Document Type: Letter(s) to the Editor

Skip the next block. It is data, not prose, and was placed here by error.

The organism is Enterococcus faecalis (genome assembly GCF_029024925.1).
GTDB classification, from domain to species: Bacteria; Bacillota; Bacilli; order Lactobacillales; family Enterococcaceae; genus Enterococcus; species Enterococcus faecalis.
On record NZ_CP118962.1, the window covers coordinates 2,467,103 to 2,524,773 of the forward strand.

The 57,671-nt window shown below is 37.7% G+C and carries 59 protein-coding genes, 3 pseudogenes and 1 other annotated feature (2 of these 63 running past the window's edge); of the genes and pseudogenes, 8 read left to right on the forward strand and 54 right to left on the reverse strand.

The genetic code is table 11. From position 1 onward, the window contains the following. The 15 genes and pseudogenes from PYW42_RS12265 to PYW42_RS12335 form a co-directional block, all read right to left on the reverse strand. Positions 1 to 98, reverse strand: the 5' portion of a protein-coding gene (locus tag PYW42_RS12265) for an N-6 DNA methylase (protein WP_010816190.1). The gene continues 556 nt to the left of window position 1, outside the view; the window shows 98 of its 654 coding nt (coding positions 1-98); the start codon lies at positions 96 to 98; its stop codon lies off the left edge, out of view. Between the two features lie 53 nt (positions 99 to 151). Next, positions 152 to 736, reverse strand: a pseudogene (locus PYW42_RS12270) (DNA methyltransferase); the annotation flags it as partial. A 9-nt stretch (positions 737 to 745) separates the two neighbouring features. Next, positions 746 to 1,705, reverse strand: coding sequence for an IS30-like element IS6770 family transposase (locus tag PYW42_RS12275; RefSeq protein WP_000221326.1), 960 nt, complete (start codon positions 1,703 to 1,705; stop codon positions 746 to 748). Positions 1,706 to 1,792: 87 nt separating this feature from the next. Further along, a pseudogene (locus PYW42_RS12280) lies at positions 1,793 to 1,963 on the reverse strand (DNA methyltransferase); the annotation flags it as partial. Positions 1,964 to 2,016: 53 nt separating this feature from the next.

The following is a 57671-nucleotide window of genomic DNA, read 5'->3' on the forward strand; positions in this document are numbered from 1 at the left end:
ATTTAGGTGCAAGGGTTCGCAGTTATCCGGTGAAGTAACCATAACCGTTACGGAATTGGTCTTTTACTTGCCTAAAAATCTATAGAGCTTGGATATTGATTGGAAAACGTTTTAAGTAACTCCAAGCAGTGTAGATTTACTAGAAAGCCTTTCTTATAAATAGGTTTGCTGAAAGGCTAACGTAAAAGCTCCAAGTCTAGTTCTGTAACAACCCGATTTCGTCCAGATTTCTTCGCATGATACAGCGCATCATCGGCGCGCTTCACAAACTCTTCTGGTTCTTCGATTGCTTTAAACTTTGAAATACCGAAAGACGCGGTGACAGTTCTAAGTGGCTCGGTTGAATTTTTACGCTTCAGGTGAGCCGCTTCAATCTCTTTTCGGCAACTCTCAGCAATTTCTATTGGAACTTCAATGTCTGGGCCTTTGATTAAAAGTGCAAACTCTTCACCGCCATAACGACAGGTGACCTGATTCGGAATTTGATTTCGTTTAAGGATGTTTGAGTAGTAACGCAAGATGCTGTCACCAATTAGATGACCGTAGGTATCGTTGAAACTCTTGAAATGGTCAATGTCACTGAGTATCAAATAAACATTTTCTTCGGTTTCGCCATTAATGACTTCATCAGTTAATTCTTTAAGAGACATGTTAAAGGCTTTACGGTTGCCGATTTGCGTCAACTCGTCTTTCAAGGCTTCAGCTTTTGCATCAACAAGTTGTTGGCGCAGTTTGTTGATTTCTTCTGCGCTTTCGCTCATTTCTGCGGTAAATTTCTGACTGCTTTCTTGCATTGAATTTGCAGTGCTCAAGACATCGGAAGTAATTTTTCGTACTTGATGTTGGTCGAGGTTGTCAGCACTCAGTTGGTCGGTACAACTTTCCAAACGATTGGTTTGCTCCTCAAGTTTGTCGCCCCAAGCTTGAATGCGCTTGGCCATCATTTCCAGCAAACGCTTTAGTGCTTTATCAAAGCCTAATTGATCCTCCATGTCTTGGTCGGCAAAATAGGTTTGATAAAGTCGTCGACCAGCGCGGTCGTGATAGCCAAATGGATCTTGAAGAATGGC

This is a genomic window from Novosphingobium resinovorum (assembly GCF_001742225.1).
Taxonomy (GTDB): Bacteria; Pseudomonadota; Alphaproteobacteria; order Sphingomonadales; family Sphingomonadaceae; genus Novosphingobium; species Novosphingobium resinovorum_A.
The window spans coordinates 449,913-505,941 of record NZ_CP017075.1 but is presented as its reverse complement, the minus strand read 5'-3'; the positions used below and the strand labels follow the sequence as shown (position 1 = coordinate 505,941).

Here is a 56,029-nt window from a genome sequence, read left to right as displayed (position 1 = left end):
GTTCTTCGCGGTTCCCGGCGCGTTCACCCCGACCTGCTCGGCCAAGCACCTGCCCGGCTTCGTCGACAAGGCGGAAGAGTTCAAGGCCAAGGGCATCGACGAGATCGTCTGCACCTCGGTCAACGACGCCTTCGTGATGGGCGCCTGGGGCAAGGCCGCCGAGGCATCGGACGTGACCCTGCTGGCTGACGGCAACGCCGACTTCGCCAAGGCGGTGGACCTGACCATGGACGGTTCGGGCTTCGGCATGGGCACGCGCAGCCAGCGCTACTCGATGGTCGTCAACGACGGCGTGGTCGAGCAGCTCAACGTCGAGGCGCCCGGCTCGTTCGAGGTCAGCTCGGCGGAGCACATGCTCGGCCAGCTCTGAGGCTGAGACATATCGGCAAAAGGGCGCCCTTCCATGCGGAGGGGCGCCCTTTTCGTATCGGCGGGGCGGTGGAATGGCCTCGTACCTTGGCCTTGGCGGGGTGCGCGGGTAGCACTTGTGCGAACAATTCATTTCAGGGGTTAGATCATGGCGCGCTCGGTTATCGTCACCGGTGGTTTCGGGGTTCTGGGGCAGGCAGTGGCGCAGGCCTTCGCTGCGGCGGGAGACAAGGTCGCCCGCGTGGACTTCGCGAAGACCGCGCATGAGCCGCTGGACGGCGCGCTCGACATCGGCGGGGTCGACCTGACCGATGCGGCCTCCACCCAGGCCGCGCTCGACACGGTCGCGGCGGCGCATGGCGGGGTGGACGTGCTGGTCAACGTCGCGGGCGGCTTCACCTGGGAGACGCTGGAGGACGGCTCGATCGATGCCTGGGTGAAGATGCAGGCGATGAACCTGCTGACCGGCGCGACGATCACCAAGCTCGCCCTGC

Spontaneous pneumothorax can be either primary due to the rupture of subpleural bleb or secondary due to underlying lung disease, usually bullous emphysema.1 Relatively little is known about the causative factors of spontaneous pneumothorax in Arab Countries.1 This is the first study and the primary step towards understanding the risk factors and causes of spontaneous pneumothorax in Syria.SyrianArabicRepublicis a country in the Middle Eastwith a total population of about 20,367,000 million in 2010. In comparison to the western countries, it has a relatively young population with only about 10% of populations aged ≥50 years.3 This study was performed at Aleppo University Hospitals (AleppoUniversityHospital,AlkindiHospital,HeartSurgeryCenter) recruiting patients with spontaneous pneumothorax from January 2008 to May 2010.The diagnosis of spontaneous pneumothorax was based on the presence of air in the pleural cavity on chest radiograph. Patients were directly studied in the hospital and information in regards to variables such as age, sex, smoking status, body mass index, patients' personal history, familial history, and classification of spontaneous pneumothorax was collected.Pneumothorax cases admitted to Aleppo University Hospitals were directly studied. All cases of traumatic iatrogenic or non iatrogenic pneumothorax were excluded. A total of 71 patients with spontaneous pneumothorax were admitted to Aleppo University Hospitals were recruited in the study. Two cases of these were excluded because they were pneumothorax associated with pleural effusion; therefore, the remaining 69 cases were included in the study.In This study 53 (76.8%) cases were regarded as primary spontaneous pneumothorax and 16 (23.2%) patients as secondary spontaneous pneumothorax. Of the 53 primary spontaneous pneumothorax patients, 49 (92.5%) patients were male and 4 (7.5%) were female. Of patients with secondary spontaneous pneumothorax, 15 (93.7%) were male and 1 (6.3 %) were female. Therefore, the prevalence of spontaneous pneumothorax was more among male patients. The ages (mean±SD) for primary and secondary spontaneous pneumothorax were 24±6.1 years and 56.7±16.4 years, respectively. The ages of 47 (88.7%) patients of primary spontaneous pneumothorax patients were ≤30 years, while the ages of 14 (87.5%) patients of secondary spontaneous pneumothorax were ≥40 years (P<0.0001). Thirty eight patients (71.7%) of primary spontaneous pneumothorax patients, and 14 patients (87.5%) of secondary spontaneous pneumothorax were current smokers. The weights (mean±SD) were 63±7.2 kg and 65.1±9.9 kg for primary and secondary spontaneous pneumothorax, respectively. The heights (mean±SD) were 173.4±5.3 cm and 169.5±4.8 cm for primary and secondary spontaneous pneumothorax, respectively. The BMIs (mean±SD) was 20.9±2.1 kg/m2 and 22.6±3.5 kg/m2 for primary and secondary spontaneous pneumothorax, respectively. There was significant (P<0.0001) difference between the number of patients with primary spontaneous pneumothorax (n=52, 98.1%) and secondary spontaneous pneumothorax (n=11, 68.8%).The presence of familial history was 1.9% and 6.3% for primary and secondary spontaneous pneumothorax, respectively. Of patients with primary spontaneous pneumothorax, 19 (35.8%) patients had left pneumothorax, 33 (62.3%) had right pneumothorax, and 1 (1.9%) had two sided pneumothorax. Of patients with secondary spontaneous pneumothorax, 6 (37.5%) patients had left pneumothorax, 9 (56.2%) had right pneumothorax, and 1 (6.3%) had bilateral pneumothorax. Of 16 patients with secondary spontaneous pneumothorax, 12 had been diagnosed as having chronic obstructive pulmonary diseases (COPD), 3 as having tuberculosis, and one as having asthma.Smoking is a significant risk factor for primary spontaneous pneumothorax (PSP).2 In the present study 71.7% and 87.5% of primary and secondary spontaneous pneumothorax were current smokers, respectively. Similarly, a study by Ayed et al showed that 78% and 76% of primary and secondary spontaneous pneumothorax were current smokers, respectively.2Although secondary spontaneous pneumothorax is most commonly associated with chronic obstructive pulmonary disease, pneumocystis jirovecii infection, cystic fibrosis, and tuberculosis, it can nearly complicate every lung disease. 4 In the current study, COPD and emphysema followed by tuberculosis were the causes for the majority of secondary spontaneous pneumothorax. Ayed et al.1 showed a similar outcomes, while Faruqi et al.5 showed that pulmonary tuberculosis (41.66%) was the cause for the majority of secondary spontaneous pneumothorax. Moreover, Wait et al.4 showed that AIDS (27%) and COPD (36%) were the most prevalent causes of secondary spontaneous pneumothorax.In the present study, the mean ages of patients with primary or secondary spontaneous pneumothorax were 24 and 57 years, respectively. Similar to this study, Ayed et al.1 showed mean ages of 24 and 45 years for primary and secondary spontaneous pneumothorax, respectively. Moreover, a similar ages were shown by Faruqi and colleagues.5 The mean age for secondary spontaneous pneumothorax in Japan was shown to be 66 years.6 Similar to the study by Ayed and colleagues, a large proportion (88.7%) of primary spontaneous pneumothorax patients had an age of ≤30 years.1 The higher occurrence of primary spontaneous pneumothorax partly reflect the relatively young population structure of Arab countries (Syria and Kuwait).It is a well-established fact that men are more prone to developing spontaneous pneumothorax than women.1 In the present study a male to female ratio of 12.2:1 and 15:1 were obtained for primary and secondary spontaneous pneumothorax, respectively. Moreover, Ayed et al. reported that such ratios were 20:1 and 22:1 for primary and secondary spontaneous pneumothorax, respectively. However, a study by Freixinet et al.6 showed a male to female ratio of 6:1 for primary spontaneous pneumothorax. Such a difference might be partly due to the fact that female smokers inSyria are less than inEurope. Moreover, this study shows an association between the occurrence of spontaneous pneumothorax and low BMI. The mean BMI was 20.9 and 22.6 for primary and secondary spontaneous pneumothorax, respectively. Such findings are similar to the values previously reported for BMI in primary (19.3) and secondary (22.4) spontaneous pneumothorax, respectively.In this study right pneumothorax was more prevalent in primary (62.3%) and secondary (56.2%) spontaneous pneumothorax. This finding is similar to that of Ayed et al.1 who showed that right pneumothorax was more prevalent and for primary (57%) and secondary (76%) spontaneous pneumothorax. The present study showed that the prevalence of bilateral spontaneous pneumothorax was rare (1.9 % for primary and 6.3% for secondary spontaneous pneumothorax), which is similar to Freixinet et al.6 report, which showed that the prevalence of bilateral primary spontaneous pneumothorax was (3.6%). In agreement with a previous report,1 the present study did not show any association between the occurrence of spontaneous pneumothorax and familial history.The data of this study indicate that the most important risk factors for primary spontaneous pneumothorax are male gender, smoking, age ≤30 years, and low BMI. Moreover, they show that the most important risk factors for secondary spontaneous pneumothorax are male gender, smoking, age ≥40 years, and low BMI. In addition they demonstrate that the most important causes of secondary spontaneous pneumothorax are chronic obstructive pulmonary disease (emphysema).